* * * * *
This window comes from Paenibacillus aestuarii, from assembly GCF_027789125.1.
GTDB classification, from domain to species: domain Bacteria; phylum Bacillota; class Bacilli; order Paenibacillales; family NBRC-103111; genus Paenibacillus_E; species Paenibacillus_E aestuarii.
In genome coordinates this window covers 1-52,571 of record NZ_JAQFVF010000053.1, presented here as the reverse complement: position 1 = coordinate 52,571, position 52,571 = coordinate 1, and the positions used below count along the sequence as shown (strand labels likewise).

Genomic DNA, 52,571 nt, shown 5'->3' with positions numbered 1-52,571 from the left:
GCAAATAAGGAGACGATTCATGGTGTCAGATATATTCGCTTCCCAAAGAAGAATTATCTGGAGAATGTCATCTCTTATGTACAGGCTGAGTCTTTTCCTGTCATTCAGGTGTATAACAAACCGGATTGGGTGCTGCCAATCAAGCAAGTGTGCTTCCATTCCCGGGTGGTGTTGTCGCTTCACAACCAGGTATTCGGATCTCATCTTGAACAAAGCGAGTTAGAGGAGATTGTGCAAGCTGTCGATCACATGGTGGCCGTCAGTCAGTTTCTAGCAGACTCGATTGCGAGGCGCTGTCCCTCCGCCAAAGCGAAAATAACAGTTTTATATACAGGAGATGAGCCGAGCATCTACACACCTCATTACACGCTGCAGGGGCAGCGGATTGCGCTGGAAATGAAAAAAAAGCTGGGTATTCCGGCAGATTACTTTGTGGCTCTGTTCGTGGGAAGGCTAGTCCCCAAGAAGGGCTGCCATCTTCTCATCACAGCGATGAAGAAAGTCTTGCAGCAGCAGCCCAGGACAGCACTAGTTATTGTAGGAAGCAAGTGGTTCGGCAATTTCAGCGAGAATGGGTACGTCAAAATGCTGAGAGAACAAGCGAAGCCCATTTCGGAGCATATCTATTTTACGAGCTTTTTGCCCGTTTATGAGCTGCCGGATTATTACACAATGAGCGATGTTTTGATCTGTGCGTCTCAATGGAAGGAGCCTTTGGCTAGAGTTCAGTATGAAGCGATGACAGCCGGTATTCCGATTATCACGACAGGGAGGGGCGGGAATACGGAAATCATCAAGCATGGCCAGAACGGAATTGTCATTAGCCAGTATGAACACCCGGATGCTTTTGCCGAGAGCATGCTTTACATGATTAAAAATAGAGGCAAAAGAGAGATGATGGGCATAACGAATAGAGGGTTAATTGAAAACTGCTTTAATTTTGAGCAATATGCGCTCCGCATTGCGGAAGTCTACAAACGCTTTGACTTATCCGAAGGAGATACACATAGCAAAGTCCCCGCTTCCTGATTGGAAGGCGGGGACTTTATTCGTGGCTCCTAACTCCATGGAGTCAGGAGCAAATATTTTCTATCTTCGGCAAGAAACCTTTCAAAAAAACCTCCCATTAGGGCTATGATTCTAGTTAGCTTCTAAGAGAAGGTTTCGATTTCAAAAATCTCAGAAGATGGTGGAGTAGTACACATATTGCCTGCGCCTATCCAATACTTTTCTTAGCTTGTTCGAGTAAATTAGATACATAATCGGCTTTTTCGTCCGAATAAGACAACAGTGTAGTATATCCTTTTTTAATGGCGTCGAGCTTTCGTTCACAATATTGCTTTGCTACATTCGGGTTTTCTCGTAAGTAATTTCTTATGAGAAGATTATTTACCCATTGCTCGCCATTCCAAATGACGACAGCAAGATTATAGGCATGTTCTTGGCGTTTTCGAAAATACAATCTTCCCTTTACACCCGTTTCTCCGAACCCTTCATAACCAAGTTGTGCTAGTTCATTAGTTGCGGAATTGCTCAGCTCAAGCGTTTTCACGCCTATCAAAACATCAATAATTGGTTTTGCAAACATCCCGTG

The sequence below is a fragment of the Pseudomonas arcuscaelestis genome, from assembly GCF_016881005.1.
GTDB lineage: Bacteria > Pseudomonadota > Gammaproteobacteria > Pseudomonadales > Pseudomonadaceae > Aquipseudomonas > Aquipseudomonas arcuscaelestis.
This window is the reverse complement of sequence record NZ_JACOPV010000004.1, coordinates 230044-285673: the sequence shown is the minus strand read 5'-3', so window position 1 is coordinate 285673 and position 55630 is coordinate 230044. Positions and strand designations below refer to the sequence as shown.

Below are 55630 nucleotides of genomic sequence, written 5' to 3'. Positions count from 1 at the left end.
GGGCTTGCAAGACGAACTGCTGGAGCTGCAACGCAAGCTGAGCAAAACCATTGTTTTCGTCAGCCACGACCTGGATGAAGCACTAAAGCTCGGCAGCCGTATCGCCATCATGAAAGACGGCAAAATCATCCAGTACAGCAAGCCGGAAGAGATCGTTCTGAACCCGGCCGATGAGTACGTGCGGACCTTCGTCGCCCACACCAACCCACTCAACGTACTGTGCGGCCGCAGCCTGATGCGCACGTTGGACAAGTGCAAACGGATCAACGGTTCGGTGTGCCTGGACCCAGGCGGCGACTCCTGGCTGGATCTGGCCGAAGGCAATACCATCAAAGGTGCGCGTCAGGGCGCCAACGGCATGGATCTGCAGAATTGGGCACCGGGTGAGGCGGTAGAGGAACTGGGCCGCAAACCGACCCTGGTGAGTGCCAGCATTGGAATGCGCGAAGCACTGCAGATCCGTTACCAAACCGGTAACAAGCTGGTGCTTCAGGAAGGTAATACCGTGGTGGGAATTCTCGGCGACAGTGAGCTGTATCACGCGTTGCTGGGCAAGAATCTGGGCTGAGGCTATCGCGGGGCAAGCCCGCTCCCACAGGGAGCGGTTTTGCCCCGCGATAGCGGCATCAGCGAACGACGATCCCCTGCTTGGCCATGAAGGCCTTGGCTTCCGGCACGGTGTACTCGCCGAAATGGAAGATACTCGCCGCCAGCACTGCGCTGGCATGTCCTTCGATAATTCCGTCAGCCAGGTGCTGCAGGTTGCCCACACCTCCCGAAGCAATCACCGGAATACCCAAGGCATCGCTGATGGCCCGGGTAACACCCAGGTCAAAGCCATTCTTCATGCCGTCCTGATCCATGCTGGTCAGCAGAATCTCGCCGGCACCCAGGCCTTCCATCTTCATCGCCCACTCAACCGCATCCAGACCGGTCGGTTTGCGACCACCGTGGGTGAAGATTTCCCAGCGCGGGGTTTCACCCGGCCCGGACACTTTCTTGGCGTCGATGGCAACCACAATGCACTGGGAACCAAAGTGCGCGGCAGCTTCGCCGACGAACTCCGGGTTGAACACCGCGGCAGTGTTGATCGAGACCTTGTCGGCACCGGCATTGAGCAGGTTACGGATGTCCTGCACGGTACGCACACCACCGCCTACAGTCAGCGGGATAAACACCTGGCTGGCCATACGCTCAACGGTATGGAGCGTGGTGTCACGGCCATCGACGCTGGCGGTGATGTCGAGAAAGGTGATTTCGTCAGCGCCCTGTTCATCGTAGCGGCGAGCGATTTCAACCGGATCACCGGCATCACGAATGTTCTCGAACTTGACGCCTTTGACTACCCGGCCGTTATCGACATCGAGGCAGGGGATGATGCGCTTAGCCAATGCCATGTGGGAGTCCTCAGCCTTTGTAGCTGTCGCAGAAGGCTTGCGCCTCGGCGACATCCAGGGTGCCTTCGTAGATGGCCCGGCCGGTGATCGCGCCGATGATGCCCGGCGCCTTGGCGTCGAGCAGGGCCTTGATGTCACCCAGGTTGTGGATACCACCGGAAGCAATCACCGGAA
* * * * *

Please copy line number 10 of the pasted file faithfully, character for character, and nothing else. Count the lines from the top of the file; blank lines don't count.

GGGCTTGCAAGACGAACTGCTGGAGCTGCAACGCAAGCTGAGCAAAACCATTGTTTTCGTCAGCCACGACCTGGATGAAGCACTAAAGCTCGGCAGCCGTATCGCCATCATGAAAGACGGCAAAATCATCCAGTACAGCAAGCCGGAAGAGATCGTTCTGAACCCGGCCGATGAGTACGTGCGGACCTTCGTCGCCCACACCAACCCACTCAACGTACTGTGCGGCCGCAGCCTGATGCGCACGTTGGACAAGTGCAAACGGATCAACGGTTCGGTGTGCCTGGACCCAGGCGGCGACTCCTGGCTGGATCTGGCCGAAGGCAATACCATCAAAGGTGCGCGTCAGGGCGCCAACGGCATGGATCTGCAGAATTGGGCACCGGGTGAGGCGGTAGAGGAACTGGGCCGCAAACCGACCCTGGTGAGTGCCAGCATTGGAATGCGCGAAGCACTGCAGATCCGTTACCAAACCGGTAACAAGCTGGTGCTTCAGGAAGGTAATACCGTGGTGGGAATTCTCGGCGACAGTGAGCTGTATCACGCGTTGCTGGGCAAGAATCTGGGCTGAGGCTATCGCGGGGCAAGCCCGCTCCCACAGGGAGCGGTTTTGCCCCGCGATAGCGGCATCAGCGAACGACGATCCCCTGCTTGGCCATGAAGGCCTTGGCTTCCGGCACGGTGTACTCGCCGAAATGGAAGATACTCGCCGCCAGCACTGCGCTGGCATGTCCTTCGATAATTCCGTCAGCCAGGTGCTGCAGGTTGCCCACACCTCCCGAAGCAATCACCGGAATACCCAAGGCATCGCTGATGGCCCGGGTAACACCCAGGTCAAAGCCATTCTTCATGCCGTCCTGATCCATGCTGGTCAGCAGAATCTCGCCGGCACCCAGGCCTTCCATCTTCATCGCCCACTCAACCGCATCCAGACCGGTCGGTTTGCGACCACCGTGGGTGAAGATTTCCCAGCGCGGGGTTTCACCCGGCCCGGACACTTTCTTGGCGTCGATGGCAACCACAATGCACTGGGAACCAAAGTGCGCGGCAGCTTCGCCGACGAACTCCGGGTTGAACACCGCGGCAGTGTTGATCGAGACCTTGTCGGCACCGGCATTGAGCAGGTTACGGATGTCCTGCACGGTACGCACACCACCGCCTACAGTCAGCGGGATAAACACCTGGCTGGCCATACGCTCAACGGTATGGAGCGTGGTGTCACGGCCATCGACGCTGGCGGTGATGTCGAGAAAGGTGATTTCGTCAGCGCCCTGTTCATCGTAGCGGCGAGCGATTTCAACCGGATCACCGGCATCACGAATGTTCTCGAACTTGACGCCTTTGACTACCCGGCCGTTATCGACATCGAGGCAGGGGATGATGCGCTTAGCCAATGCCATGTGGGAGTCCTCAGCCTTTGTAGCTGTCGCAGAAGGCTTGCGCCTCGGCGACATCCAGGGTGCCTTCGTAGATGGCCCGGCCGGTGATCGCGCCGATGATGCCCGGCGCCTTGGCGTCGAGCAGGGCCTTGATGTCACCCAGGTTGTGGATACCACCGGAAGCAATCACCGGAA